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Abstract: TH-OR77

Evaluation of Porcine Cell Chimerism and Viral Transmission Using a Preclinical Human Brain-Dead Decedent Model

Session Information

Category: Transplantation

  • 2101 Transplantation: Basic

Authors

  • Cheung, Matthew David, The University of Alabama at Birmingham Heersink School of Medicine, Birmingham, Alabama, United States
  • Fucile, Christopher, The University of Alabama at Birmingham Heersink School of Medicine, Birmingham, Alabama, United States
  • Asiimwe, Rebecca, The University of Alabama at Birmingham Heersink School of Medicine, Birmingham, Alabama, United States
  • George, James F., The University of Alabama at Birmingham Heersink School of Medicine, Birmingham, Alabama, United States
  • Locke, Jayme E., The University of Alabama at Birmingham Heersink School of Medicine, Birmingham, Alabama, United States
  • Porrett, Paige Marie, The University of Alabama at Birmingham Heersink School of Medicine, Birmingham, Alabama, United States
Background

Xenotransplantation is a potential solution to the organ shortage crisis, but questions around the potential for zoonotic disease transmission need to be addressed before clinical trials can be safely undertaken. Because zoonotic transmission cannot be assessed in vitro or in preclinical animal models, we used a preclinical brain-dead human decedent model to evaluate porcine cell chimerism in human tissues as well as the transmission of porcine endogenous retroviruses (PERVs) and porcine cytomegalovirus (PCMV) after porcine kidney xenotransplantation.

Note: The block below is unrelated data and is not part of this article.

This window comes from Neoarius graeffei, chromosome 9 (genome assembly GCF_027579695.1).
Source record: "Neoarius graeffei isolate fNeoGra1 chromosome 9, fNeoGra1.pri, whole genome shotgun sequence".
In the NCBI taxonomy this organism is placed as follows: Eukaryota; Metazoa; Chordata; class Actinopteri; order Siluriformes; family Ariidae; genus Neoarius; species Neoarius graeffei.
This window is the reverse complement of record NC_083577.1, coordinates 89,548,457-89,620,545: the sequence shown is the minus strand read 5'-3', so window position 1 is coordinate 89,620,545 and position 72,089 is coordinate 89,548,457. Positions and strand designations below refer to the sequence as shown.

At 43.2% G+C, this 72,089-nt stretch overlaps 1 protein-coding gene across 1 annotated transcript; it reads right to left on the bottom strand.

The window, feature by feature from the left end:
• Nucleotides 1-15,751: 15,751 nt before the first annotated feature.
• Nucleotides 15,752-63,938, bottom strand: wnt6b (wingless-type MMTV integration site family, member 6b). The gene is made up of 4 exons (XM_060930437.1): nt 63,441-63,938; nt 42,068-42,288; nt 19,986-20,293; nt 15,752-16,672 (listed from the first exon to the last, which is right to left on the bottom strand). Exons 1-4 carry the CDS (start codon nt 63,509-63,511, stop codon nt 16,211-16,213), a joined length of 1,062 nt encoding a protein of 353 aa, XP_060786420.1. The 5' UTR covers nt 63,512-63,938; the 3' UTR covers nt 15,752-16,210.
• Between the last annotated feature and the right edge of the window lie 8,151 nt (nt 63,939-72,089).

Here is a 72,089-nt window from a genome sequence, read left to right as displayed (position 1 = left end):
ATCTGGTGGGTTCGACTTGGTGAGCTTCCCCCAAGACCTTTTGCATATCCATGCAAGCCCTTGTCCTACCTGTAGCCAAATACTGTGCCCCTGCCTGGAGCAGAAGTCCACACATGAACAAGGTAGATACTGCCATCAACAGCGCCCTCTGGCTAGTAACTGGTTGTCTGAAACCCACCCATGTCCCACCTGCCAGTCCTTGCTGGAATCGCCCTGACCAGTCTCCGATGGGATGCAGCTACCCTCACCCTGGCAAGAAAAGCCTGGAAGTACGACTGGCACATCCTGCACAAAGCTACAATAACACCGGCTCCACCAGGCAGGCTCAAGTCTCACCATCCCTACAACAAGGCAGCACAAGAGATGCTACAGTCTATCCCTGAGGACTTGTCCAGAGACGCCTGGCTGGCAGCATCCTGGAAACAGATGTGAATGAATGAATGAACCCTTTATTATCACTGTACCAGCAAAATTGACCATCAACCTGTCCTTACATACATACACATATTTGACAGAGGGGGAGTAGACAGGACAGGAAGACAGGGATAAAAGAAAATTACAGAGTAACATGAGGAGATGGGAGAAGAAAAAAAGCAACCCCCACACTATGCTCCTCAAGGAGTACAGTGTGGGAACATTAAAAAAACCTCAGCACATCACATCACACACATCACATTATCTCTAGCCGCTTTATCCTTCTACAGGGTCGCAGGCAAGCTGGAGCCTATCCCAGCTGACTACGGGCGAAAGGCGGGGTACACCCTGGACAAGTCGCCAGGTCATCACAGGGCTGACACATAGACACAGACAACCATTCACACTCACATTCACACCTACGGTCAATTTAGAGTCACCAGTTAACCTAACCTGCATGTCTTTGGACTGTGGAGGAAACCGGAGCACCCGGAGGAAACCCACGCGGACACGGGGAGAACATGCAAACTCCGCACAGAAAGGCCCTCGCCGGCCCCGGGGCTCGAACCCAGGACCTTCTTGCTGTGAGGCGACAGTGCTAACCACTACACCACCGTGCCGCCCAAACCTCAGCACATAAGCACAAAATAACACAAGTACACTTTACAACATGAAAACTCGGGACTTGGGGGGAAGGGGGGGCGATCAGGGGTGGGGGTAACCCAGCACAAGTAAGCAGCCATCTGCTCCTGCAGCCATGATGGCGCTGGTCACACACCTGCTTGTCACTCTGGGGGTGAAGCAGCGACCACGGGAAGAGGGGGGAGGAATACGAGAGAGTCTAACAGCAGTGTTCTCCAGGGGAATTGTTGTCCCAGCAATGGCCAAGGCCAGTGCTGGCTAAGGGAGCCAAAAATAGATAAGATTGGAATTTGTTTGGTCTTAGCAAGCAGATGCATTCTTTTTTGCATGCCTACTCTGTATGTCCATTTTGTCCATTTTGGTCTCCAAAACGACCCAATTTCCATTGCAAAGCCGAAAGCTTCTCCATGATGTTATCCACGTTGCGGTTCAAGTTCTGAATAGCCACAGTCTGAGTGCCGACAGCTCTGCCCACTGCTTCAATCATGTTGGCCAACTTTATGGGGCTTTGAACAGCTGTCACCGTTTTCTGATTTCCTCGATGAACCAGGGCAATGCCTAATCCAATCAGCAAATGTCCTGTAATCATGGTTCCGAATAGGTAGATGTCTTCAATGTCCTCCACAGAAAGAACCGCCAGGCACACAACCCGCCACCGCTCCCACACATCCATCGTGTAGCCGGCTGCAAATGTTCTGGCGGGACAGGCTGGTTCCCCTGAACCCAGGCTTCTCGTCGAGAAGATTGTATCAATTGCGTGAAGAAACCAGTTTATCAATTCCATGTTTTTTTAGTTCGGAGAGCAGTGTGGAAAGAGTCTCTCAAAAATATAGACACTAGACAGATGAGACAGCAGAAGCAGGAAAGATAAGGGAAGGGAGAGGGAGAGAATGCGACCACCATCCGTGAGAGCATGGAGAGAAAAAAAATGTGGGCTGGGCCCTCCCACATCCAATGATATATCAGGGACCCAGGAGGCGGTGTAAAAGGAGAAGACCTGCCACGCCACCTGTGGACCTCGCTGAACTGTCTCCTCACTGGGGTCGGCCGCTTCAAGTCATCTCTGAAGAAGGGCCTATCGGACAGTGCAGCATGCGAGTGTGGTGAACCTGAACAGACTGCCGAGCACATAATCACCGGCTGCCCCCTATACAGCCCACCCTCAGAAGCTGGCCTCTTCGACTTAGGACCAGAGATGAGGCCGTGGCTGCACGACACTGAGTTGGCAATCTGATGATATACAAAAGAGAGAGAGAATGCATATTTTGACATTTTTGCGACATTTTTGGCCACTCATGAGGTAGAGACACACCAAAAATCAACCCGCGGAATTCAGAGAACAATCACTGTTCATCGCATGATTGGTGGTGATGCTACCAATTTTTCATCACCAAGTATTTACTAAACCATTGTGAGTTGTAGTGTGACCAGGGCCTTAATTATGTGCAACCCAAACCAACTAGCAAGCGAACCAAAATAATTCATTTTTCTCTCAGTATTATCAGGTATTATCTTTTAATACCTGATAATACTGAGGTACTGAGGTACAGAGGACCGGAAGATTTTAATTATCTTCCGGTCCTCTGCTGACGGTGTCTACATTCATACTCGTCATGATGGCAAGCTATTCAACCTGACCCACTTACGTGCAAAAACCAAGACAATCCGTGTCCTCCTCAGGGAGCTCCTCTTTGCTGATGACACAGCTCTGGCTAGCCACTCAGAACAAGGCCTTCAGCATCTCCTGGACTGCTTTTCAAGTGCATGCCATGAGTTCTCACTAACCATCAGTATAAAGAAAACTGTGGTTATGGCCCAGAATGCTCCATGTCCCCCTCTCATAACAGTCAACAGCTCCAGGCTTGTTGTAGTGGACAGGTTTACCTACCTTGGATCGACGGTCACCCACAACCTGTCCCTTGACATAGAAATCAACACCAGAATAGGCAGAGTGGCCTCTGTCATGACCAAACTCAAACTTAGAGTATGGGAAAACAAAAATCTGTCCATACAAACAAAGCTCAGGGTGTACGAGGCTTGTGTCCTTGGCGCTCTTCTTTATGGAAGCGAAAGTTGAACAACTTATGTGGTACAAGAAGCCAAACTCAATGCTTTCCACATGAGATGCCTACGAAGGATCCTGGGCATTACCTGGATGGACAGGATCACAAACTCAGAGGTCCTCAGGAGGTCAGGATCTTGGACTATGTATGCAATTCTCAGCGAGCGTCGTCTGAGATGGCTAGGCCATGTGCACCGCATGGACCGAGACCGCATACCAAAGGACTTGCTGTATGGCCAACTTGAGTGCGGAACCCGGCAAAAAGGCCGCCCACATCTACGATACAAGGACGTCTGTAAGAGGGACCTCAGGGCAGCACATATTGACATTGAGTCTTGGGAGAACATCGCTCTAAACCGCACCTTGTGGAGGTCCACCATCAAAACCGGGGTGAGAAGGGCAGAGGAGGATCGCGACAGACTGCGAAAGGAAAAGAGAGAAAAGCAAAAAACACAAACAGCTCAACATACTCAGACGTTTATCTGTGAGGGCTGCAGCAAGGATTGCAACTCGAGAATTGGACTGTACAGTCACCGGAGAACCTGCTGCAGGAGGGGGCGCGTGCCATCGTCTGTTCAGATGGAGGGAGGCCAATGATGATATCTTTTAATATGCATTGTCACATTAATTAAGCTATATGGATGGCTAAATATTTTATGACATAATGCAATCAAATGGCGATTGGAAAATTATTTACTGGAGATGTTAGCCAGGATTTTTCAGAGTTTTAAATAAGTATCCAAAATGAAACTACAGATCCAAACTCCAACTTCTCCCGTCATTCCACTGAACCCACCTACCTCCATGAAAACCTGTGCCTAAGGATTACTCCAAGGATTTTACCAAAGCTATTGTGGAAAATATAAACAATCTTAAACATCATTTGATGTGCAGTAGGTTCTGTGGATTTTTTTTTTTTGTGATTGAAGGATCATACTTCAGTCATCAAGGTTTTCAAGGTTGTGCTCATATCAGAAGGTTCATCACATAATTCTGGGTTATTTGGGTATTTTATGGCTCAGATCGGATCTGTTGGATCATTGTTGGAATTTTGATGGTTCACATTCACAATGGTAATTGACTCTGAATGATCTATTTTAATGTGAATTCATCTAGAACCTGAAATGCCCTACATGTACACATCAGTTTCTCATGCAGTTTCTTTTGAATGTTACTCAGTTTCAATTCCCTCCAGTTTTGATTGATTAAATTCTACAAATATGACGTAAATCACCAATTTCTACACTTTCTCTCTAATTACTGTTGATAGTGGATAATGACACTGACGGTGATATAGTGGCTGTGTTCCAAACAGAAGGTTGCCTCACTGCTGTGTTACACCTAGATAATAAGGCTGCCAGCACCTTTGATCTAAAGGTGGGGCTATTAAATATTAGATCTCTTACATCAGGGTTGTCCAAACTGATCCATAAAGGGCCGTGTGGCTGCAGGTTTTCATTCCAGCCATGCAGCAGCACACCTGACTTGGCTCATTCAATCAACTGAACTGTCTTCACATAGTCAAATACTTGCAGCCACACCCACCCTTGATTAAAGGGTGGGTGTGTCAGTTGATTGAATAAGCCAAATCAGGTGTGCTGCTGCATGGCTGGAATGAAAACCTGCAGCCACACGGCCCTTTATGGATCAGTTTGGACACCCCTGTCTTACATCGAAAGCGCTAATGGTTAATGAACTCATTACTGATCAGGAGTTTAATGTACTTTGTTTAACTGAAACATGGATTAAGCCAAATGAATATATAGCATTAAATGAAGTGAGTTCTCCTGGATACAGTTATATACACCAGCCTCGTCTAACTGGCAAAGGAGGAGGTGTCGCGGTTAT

Methods

Kidneys were procured from a 10-gene modified pig, transplanted into two nephrectomized brain-dead human decedents, and followed for 3 days. Single-cell RNA seq (scRNAseq) was performed on peripheral blood mononuclear cells (PBMCs) sorted from the xenograft recipients before and after transplantation on post-operative (POD) days 1, 2, and 3. Single-nucleus RNA seq (snRNAseq) was performed on kidney biopsies collected pre-transplant and on POD 1 and 3, as well as distant tissues such as heart, lung, liver, spleen, lymph node, small bowel, and omentum upon termination of the experiment. Sequencing data were aligned to a novel PERV-PCMV-porcine-human merged reference genome to differentiate porcine and human cell types and assess for viral transcript expression. Data were analyzed using the package Seurat 4.0.

Results

ScRNAseq analysis of over 500,000 PBMCs revealed a small number of porcine cells (0.04% and 0.008%) in decedent 1 and 2, respectively, while there was no detection of porcine cells in any of the 150,000 sequenced cells from human organs. PERV-A and PERV-B (expression level range: 0.5-4) transcripts were detected in a small number of porcine kidney cells (0.79%) and within the porcine cells detectable in the human PBMCs; however, there was no detection of PERV-C. There was no detection of PERV in any of the human organs. No PCMV was detectable in any porcine or human compartment.

Conclusion

Sc- and snRNAseq can detect viral transcript expression and cell chimerism from mixed porcine-human samples. There was no detectable PERV or PCMV transmission early after xenotransplantation, but limited by the short duration of the study. Additional studies will be needed to address long-term safety profiles after xenotransplantation.

Funding

  • Commercial Support – United Therapeutics Corporation